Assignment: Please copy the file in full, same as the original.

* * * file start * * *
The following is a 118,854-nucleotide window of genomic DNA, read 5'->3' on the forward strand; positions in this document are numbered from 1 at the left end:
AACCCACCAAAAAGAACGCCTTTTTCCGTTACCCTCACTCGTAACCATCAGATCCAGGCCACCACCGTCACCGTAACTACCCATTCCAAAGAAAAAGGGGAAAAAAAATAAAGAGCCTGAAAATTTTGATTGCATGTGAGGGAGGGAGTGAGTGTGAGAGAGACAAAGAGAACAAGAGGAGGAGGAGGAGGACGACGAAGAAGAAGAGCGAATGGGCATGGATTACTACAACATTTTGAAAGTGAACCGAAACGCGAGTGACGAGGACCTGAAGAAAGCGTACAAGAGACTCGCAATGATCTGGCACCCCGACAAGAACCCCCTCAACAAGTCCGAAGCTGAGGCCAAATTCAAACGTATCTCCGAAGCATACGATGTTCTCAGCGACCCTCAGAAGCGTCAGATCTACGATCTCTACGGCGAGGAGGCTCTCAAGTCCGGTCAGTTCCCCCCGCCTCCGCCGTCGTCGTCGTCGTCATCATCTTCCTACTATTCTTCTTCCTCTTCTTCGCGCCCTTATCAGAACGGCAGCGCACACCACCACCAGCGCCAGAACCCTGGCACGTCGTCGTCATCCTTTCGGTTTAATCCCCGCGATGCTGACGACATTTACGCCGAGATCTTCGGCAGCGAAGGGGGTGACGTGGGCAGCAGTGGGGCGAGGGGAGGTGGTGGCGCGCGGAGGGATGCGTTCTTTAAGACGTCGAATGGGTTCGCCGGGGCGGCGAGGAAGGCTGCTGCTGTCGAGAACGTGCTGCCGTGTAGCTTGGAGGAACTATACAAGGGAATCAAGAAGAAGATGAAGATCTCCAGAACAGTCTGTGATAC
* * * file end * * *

The following is a 118,854-nucleotide window of genomic DNA, read 5'->3' on the forward strand; positions in this document are numbered from 1 at the left end:
AACCCACCAAAAAGAACGCCTTTTTCCGTTACCCTCACTCGTAACCATCAGATCCAGGCCACCACCGTCACCGTAACTACCCATTCCAAAGAAAAAGGGGAAAAAAAATAAAGAGCCTGAAAATTTTGATTGCATGTGAGGGAGGGAGTGAGTGTGAGAGAGACAAAGAGAACAAGAGGAGGAGGAGGAGGACGACGAAGAAGAAGAGCGAATGGGCATGGATTACTACAACATTTTGAAAGTGAACCGAAACGCGAGTGACGAGGACCTGAAGAAAGCGTACAAGAGACTCGCAATGATCTGGCACCCCGACAAGAACCCCCTCAACAAGTCCGAAGCTGAGGCCAAATTCAAACGTATCTCCGAAGCATACGATGTTCTCAGCGACCCTCAGAAGCGTCAGATCTACGATCTCTACGGCGAGGAGGCTCTCAAGTCCGGTCAGTTCCCCCCGCCTCCGCCGTCGTCGTCGTCGTCATCATCTTCCTACTATTCTTCTTCCTCTTCTTCGCGCCCTTATCAGAACGGCAGCGCACACCACCACCAGCGCCAGAACCCTGGCACGTCGTCGTCATCCTTTCGGTTTAATCCCCGCGATGCTGACGACATTTACGCCGAGATCTTCGGCAGCGAAGGGGGTGACGTGGGCAGCAGTGGGGCGAGGGGAGGTGGTGGCGCGCGGAGGGATGCGTTCTTTAAGACGTCGAATGGGTTCGCCGGGGCGGCGAGGAAGGCTGCTGCTGTCGAGAACGTGCTGCCGTGTAGCTTGGAGGAACTATACAAGGGAATCAAGAAGAAGATGAAGATCTCCAGAACAGTCTGTGATAC